Called DellZone, the new site will be a "place for special offers with top-tier brands, exclusively for Dell customers," according to a message on the site. The site also lists e-commerce partners Amazon, EToys, The Wall Street Journal, WebMD, DrKoop.com, Virtual Vineyards, and Snap.com. (Snap.com is a joint venture between NBC and CNET, publisher of News.com.)
Each of these e-commerce partners will offer discounts to Dell customers, while Snap.com will provide search, email, and content. Dell previously had been associated with Excite in its DirectConnect initiative.
With DellNet, the PC maker will join the trend of marketing its own branded Internet service to customers in conjunction with a bandwidth provider, similar to plans other PC makers have made. Gateway's Gateway.net is one of the more high-profile of these deals.
Paul Bell, senior vice president of Dell's home and small business groups, and Janet Mountain, general manager of Dell's consumer division, will announce a consumer Internet initiative, according to a company statement, during a conference call at 8 a.m. PT tomorrow. The two are expected to announce DellNet and DellZone, sources say.
Dell, which sells computers directly to consumers and businesses through the Internet and by phone, has been making significant moves to refocus its business onto the Internet. Earlier this year, the company launched GigaBuys.com, an online store for computer peripherals and software, and this month launched its auction site for refurbished PCs and peripherals.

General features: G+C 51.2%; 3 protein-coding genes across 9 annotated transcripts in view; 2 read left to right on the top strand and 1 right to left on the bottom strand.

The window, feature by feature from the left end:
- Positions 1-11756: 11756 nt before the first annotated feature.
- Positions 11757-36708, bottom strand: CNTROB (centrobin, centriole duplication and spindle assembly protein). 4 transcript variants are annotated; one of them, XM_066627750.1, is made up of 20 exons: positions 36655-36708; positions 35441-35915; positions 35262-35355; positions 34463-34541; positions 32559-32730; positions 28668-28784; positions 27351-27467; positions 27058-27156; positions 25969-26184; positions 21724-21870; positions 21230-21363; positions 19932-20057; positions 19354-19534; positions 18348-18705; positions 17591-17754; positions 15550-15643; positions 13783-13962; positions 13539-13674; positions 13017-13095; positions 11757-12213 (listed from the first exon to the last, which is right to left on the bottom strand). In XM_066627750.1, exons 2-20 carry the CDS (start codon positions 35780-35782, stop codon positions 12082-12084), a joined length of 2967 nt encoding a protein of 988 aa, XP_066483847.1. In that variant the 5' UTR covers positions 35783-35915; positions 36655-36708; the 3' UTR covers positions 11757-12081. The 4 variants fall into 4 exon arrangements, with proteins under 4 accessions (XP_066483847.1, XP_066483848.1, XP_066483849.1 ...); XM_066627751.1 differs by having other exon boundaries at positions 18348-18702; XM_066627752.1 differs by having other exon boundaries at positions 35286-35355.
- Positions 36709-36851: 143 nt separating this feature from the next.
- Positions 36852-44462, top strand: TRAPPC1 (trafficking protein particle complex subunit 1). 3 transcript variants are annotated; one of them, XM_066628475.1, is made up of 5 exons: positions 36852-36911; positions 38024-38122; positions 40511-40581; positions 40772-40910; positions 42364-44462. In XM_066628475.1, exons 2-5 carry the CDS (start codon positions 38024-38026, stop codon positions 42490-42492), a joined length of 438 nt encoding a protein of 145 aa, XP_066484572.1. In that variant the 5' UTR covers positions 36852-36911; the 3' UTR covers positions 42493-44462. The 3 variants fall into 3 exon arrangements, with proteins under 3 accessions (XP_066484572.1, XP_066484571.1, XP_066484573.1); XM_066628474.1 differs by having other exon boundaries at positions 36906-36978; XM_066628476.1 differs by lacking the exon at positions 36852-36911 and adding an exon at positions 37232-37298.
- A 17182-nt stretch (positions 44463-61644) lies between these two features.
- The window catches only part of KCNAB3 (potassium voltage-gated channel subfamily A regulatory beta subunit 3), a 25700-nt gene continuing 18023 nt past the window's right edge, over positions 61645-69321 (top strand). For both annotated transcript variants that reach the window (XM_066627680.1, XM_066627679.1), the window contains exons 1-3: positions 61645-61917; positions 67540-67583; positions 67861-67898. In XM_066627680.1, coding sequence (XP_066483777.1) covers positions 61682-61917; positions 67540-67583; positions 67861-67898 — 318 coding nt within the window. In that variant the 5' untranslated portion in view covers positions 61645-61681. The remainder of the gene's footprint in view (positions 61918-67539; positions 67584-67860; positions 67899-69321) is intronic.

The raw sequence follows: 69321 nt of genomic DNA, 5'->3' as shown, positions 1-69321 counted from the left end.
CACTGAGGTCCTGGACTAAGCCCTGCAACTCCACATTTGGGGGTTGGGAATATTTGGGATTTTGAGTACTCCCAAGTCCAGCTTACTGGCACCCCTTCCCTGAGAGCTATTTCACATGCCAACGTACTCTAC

Although the company declined to comment on specific plans, certain elements to the strategy can already be partially viewed online. DellNet appears to bring together disparate elements including search functions and content from Snap.com and Web-based free email from Mail.com.
In the face of razor-thin profit margins from hardware sales, all PC makers are reconfiguring their strategies to include partnerships with ISPs, rebate programs, and other revenue streams which will offset losses from their traditional business.
Dell is far from the first PC maker to expand into Internet services. Rival Gateway has found success with its Internet strategy, which includes its SpotShop online store and Gateway.net. Gateway's non-PC revenues now account for 10 percent of all income, the company said last week in its earnings statement.
Dell, like Gateway, is well-suited to offer all types of Internet services to consumers, said Carl Everett, senior vice president of personal systems at Dell in an interview last month, because of its direct sales and configure-to-order model.
Long expected to launch an Internet service in the United States to match its European service, Dell executives have said in the past that they do not need to acquire an ISP to provide Internet service to their customers. The company is expected to rely upon a similar partnership such as the one rival direct seller Gateway has struck with UUNet to provide its Gateway.net service.
News.com's Michael Kanellos and Jeff Pelline contributed to this report.